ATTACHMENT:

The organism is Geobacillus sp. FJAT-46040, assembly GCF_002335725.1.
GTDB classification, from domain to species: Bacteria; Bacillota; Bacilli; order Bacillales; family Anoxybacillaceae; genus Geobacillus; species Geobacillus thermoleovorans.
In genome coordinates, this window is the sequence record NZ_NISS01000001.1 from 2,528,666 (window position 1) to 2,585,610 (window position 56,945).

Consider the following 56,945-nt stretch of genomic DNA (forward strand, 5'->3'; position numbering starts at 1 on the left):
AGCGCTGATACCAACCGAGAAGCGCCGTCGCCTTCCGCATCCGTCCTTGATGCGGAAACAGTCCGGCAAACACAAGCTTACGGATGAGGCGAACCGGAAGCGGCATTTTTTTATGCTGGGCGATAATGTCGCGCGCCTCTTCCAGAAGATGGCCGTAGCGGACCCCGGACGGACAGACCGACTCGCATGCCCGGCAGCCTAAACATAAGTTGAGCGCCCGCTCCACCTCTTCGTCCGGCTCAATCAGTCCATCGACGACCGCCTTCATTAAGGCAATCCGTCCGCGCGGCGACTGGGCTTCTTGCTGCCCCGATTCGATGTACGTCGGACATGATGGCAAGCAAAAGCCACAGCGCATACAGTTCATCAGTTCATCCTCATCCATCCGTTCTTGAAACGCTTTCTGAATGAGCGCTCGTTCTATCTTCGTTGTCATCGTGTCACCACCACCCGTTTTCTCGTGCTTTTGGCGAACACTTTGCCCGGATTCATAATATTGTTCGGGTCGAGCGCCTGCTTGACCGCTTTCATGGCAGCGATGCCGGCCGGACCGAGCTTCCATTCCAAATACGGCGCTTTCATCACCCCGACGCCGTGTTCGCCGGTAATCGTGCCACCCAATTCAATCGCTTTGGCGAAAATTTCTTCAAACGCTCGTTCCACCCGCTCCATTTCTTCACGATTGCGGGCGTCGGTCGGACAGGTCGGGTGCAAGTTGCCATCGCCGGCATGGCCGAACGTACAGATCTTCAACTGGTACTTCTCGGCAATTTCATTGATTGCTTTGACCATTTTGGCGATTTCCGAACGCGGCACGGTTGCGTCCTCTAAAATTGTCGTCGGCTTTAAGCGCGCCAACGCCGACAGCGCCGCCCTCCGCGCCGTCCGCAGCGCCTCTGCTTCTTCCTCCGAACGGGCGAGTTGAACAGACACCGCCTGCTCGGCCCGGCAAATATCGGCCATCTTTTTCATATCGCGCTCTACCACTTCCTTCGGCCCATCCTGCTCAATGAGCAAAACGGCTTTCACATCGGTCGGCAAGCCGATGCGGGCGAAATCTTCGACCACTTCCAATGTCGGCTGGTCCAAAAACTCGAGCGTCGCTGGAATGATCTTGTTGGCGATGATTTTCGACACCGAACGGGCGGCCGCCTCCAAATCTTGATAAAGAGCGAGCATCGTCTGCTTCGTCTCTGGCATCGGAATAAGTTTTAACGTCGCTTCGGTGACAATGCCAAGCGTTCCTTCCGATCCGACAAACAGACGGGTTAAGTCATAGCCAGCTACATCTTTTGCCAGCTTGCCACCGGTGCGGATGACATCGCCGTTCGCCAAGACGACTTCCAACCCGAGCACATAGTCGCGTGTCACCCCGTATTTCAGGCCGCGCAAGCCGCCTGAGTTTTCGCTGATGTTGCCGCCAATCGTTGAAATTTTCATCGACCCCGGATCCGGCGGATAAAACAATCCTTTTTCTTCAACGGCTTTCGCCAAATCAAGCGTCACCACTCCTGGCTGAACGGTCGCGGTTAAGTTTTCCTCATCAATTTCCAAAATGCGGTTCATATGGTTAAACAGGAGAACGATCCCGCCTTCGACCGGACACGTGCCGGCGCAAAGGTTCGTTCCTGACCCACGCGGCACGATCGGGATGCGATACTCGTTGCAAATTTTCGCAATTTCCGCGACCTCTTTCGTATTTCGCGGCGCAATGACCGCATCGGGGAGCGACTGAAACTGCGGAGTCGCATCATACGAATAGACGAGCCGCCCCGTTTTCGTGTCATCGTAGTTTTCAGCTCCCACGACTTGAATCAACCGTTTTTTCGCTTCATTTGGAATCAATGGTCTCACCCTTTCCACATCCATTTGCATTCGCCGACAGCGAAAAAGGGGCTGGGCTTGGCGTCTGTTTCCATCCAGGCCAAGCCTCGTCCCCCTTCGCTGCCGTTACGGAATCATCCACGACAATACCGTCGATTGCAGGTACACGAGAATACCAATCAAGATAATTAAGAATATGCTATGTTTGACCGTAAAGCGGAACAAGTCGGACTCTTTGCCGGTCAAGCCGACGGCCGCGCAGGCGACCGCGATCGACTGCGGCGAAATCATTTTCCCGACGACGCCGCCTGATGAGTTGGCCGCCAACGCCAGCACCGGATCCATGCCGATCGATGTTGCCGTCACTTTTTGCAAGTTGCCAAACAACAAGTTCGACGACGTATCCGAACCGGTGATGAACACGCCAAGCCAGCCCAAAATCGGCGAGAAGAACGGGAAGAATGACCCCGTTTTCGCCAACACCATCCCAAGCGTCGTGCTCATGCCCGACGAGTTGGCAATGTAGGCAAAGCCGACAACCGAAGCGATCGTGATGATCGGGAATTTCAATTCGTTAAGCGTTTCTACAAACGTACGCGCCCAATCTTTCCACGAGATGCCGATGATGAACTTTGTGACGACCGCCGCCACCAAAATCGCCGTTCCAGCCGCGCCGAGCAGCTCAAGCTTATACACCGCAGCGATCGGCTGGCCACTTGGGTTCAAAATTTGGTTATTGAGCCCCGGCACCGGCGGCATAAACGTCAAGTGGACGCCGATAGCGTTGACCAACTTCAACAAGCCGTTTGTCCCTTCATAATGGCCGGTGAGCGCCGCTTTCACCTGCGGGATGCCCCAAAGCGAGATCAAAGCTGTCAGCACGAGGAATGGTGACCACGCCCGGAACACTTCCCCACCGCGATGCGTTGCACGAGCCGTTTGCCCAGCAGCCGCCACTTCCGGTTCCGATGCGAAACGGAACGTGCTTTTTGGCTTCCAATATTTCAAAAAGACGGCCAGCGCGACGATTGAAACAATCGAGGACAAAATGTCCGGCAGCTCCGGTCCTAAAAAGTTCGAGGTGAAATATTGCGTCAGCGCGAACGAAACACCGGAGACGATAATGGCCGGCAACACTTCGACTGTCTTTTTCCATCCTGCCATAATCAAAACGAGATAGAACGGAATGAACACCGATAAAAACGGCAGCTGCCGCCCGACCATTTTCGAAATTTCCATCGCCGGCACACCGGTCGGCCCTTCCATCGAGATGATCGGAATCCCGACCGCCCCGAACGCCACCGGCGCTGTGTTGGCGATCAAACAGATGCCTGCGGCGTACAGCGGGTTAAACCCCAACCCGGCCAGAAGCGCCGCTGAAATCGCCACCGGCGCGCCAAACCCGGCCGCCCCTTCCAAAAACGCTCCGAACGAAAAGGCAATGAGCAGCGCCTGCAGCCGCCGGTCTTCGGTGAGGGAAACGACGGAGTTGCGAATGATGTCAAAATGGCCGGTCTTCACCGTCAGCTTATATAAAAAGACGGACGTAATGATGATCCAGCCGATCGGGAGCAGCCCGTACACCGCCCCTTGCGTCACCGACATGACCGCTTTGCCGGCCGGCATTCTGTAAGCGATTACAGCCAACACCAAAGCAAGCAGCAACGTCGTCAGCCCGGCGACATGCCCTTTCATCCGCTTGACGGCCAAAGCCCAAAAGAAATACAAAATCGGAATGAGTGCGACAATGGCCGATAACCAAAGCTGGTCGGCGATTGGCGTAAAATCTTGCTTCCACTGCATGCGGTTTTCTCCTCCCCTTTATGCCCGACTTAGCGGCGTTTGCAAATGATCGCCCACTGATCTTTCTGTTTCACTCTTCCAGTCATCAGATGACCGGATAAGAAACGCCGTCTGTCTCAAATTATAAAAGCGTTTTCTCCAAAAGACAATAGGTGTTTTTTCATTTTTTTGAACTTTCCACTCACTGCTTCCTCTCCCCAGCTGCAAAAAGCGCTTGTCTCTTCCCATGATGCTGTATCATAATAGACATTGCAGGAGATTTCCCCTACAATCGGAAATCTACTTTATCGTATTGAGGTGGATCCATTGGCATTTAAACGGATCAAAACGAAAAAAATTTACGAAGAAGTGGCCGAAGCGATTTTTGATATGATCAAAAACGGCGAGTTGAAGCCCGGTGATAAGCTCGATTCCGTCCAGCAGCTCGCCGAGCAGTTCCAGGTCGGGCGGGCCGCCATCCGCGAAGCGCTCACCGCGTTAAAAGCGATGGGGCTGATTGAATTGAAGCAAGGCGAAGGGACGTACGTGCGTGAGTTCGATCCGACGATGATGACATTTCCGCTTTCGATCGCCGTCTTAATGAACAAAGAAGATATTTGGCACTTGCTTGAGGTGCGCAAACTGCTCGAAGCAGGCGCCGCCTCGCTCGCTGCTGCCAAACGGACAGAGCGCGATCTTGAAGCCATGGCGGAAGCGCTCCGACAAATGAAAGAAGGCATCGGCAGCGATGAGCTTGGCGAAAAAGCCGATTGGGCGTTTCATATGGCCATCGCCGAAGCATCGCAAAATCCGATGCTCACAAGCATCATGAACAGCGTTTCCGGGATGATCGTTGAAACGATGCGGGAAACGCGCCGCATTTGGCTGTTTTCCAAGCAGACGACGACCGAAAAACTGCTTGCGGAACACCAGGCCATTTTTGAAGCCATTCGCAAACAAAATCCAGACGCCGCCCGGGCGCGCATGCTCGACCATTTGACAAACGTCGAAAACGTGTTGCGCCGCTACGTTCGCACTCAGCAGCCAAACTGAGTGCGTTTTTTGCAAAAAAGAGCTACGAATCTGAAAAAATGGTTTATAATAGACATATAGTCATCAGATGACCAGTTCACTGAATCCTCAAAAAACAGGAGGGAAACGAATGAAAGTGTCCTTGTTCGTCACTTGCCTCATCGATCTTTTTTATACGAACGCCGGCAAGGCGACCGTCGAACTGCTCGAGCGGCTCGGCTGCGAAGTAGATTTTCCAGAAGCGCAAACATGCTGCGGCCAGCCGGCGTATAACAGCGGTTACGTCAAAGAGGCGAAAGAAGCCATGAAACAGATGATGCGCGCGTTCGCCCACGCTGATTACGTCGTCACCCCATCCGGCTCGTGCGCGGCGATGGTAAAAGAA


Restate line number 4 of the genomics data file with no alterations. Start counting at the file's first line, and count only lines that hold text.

Consider the following 56,945-nt stretch of genomic DNA (forward strand, 5'->3'; position numbering starts at 1 on the left):